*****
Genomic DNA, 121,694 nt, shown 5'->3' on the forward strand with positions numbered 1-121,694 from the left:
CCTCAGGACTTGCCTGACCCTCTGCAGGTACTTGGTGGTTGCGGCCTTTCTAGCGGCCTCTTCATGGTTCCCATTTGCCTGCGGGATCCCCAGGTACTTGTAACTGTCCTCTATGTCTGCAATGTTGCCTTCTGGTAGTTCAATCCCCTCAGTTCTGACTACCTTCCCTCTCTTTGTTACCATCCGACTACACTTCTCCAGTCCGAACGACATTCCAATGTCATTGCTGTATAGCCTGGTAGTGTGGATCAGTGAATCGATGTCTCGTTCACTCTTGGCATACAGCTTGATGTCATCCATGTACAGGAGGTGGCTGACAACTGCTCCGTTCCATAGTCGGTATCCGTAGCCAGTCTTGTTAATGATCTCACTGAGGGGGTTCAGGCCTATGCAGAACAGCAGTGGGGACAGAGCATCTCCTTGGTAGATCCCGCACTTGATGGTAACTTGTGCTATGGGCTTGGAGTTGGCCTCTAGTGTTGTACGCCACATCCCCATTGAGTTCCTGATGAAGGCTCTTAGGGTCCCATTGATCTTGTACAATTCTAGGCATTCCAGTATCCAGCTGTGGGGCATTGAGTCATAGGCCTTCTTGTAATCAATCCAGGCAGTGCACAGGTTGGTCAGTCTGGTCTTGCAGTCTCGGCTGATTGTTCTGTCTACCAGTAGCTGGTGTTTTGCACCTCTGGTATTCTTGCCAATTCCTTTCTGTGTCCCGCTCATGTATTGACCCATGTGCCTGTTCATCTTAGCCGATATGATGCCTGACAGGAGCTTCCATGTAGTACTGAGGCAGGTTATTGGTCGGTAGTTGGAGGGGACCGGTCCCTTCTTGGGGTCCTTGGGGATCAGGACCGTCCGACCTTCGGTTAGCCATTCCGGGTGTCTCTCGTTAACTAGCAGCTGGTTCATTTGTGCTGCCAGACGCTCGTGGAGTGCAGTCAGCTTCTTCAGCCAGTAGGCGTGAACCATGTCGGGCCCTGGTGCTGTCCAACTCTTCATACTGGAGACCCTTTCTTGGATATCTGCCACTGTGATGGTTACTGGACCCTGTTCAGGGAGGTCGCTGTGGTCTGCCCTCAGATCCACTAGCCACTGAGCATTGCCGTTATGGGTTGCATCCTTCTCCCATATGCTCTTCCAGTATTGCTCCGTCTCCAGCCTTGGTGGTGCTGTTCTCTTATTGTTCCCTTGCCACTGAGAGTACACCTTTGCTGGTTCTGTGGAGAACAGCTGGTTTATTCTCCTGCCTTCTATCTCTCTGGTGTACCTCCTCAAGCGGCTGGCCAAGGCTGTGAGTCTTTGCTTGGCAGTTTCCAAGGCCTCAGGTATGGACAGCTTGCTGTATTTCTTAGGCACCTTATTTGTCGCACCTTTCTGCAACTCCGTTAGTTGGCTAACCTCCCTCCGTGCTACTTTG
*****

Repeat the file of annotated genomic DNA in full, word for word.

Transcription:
Genomic DNA, 121,694 nt, shown 5'->3' on the forward strand with positions numbered 1-121,694 from the left:
CCTCAGGACTTGCCTGACCCTCTGCAGGTACTTGGTGGTTGCGGCCTTTCTAGCGGCCTCTTCATGGTTCCCATTTGCCTGCGGGATCCCCAGGTACTTGTAACTGTCCTCTATGTCTGCAATGTTGCCTTCTGGTAGTTCAATCCCCTCAGTTCTGACTACCTTCCCTCTCTTTGTTACCATCCGACTACACTTCTCCAGTCCGAACGACATTCCAATGTCATTGCTGTATAGCCTGGTAGTGTGGATCAGTGAATCGATGTCTCGTTCACTCTTGGCATACAGCTTGATGTCATCCATGTACAGGAGGTGGCTGACAACTGCTCCGTTCCATAGTCGGTATCCGTAGCCAGTCTTGTTAATGATCTCACTGAGGGGGTTCAGGCCTATGCAGAACAGCAGTGGGGACAGAGCATCTCCTTGGTAGATCCCGCACTTGATGGTAACTTGTGCTATGGGCTTGGAGTTGGCCTCTAGTGTTGTACGCCACATCCCCATTGAGTTCCTGATGAAGGCTCTTAGGGTCCCATTGATCTTGTACAATTCTAGGCATTCCAGTATCCAGCTGTGGGGCATTGAGTCATAGGCCTTCTTGTAATCAATCCAGGCAGTGCACAGGTTGGTCAGTCTGGTCTTGCAGTCTCGGCTGATTGTTCTGTCTACCAGTAGCTGGTGTTTTGCACCTCTGGTATTCTTGCCAATTCCTTTCTGTGTCCCGCTCATGTATTGACCCATGTGCCTGTTCATCTTAGCCGATATGATGCCTGACAGGAGCTTCCATGTAGTACTGAGGCAGGTTATTGGTCGGTAGTTGGAGGGGACCGGTCCCTTCTTGGGGTCCTTGGGGATCAGGACCGTCCGACCTTCGGTTAGCCATTCCGGGTGTCTCTCGTTAACTAGCAGCTGGTTCATTTGTGCTGCCAGACGCTCGTGGAGTGCAGTCAGCTTCTTCAGCCAGTAGGCGTGAACCATGTCGGGCCCTGGTGCTGTCCAACTCTTCATACTGGAGACCCTTTCTTGGATATCTGCCACTGTGATGGTTACTGGACCCTGTTCAGGGAGGTCGCTGTGGTCTGCCCTCAGATCCACTAGCCACTGAGCATTGCCGTTATGGGTTGCATCCTTCTCCCATATGCTCTTCCAGTATTGCTCCGTCTCCAGCCTTGGTGGTGCTGTTCTCTTATTGTTCCCTTGCCACTGAGAGTACACCTTTGCTGGTTCTGTGGAGAACAGCTGGTTTATTCTCCTGCCTTCTATCTCTCTGGTGTACCTCCTCAAGCGGCTGGCCAAGGCTGTGAGTCTTTGCTTGGCAGTTTCCAAGGCCTCAGGTATGGACAGCTTGCTGTATTTCTTAGGCACCTTATTTGTCGCACCTTTCTGCAACTCCGTTAGTTGGCTAACCTCCCTCCGTGCTACTTTG